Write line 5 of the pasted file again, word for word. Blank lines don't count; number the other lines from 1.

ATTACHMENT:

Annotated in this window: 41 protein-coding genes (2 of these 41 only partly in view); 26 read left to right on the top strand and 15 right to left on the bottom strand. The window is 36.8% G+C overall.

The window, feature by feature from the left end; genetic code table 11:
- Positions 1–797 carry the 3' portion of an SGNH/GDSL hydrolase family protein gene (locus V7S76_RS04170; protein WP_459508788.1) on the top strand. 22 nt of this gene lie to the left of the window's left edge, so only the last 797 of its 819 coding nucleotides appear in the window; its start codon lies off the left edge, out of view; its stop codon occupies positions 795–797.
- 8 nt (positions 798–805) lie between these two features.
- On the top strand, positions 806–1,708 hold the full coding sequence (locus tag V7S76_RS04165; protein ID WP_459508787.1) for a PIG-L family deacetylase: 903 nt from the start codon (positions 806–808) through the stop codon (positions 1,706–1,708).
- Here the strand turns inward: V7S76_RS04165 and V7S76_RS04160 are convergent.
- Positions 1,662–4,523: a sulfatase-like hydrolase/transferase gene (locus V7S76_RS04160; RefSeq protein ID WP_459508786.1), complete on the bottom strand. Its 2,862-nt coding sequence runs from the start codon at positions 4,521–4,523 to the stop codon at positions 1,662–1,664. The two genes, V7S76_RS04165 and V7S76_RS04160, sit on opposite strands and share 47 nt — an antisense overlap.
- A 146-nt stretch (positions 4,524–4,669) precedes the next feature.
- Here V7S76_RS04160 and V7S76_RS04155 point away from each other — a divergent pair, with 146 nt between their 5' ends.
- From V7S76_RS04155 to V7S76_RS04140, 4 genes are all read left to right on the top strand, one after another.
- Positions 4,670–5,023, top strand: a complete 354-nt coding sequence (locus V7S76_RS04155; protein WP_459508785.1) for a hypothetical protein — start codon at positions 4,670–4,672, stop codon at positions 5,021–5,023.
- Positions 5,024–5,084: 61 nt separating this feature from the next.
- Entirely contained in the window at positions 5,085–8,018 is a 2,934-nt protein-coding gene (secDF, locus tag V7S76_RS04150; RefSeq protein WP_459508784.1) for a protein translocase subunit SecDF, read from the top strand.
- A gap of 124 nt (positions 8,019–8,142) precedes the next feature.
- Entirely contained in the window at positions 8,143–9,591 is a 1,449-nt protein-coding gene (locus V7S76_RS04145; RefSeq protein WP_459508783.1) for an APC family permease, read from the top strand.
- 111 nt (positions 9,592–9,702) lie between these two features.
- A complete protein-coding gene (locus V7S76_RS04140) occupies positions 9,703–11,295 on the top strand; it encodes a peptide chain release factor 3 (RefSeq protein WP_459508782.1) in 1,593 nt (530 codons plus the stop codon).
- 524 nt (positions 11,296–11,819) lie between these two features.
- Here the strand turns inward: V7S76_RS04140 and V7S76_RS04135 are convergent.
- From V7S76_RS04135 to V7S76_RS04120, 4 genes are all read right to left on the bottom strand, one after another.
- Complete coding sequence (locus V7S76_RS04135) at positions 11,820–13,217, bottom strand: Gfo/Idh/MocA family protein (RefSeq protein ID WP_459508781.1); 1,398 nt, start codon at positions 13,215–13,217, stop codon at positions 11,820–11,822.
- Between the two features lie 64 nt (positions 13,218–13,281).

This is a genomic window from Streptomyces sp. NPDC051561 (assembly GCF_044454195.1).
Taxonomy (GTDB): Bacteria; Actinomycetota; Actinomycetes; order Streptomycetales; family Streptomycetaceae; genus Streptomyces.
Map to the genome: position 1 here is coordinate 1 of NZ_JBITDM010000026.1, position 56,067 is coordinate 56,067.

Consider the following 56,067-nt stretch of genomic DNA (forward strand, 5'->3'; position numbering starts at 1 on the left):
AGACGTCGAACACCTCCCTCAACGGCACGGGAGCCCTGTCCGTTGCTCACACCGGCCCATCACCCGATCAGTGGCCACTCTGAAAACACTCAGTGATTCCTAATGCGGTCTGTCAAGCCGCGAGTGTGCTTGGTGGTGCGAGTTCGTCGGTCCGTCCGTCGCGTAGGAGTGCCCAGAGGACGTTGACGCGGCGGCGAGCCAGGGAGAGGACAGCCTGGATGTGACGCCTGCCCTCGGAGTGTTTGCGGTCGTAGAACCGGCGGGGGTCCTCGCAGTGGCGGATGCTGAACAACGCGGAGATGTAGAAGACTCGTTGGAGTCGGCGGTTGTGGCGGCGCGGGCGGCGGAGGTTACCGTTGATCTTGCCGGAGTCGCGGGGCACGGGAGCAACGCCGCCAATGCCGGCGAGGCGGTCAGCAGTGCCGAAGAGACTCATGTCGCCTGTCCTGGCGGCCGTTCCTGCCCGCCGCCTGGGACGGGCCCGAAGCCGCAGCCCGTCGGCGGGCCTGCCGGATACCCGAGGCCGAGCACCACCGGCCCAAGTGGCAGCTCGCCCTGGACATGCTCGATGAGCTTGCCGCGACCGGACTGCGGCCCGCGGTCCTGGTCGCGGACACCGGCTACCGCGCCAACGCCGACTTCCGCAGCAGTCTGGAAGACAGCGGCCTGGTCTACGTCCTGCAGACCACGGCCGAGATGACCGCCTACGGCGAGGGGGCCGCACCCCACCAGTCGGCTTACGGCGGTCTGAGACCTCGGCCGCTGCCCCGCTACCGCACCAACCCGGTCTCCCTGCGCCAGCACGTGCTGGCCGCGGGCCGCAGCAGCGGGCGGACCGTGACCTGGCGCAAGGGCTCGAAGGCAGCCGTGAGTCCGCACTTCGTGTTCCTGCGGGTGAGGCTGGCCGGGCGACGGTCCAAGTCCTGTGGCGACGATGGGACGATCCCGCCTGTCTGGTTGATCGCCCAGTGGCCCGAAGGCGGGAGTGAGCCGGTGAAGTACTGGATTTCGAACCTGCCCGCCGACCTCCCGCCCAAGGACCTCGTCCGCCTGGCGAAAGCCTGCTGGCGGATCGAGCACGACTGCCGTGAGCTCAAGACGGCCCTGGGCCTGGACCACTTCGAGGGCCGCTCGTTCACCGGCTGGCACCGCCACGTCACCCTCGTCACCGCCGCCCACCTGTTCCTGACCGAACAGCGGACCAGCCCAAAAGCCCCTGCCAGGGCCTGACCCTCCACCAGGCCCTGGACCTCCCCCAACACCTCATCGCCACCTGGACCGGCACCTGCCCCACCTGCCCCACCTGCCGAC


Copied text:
- On the top strand, positions 806–1,708 hold the full coding sequence (locus tag V7S76_RS04165; protein ID WP_459508787.1) for a PIG-L family deacetylase: 903 nt from the start codon (positions 806–808) through the stop codon (positions 1,706–1,708).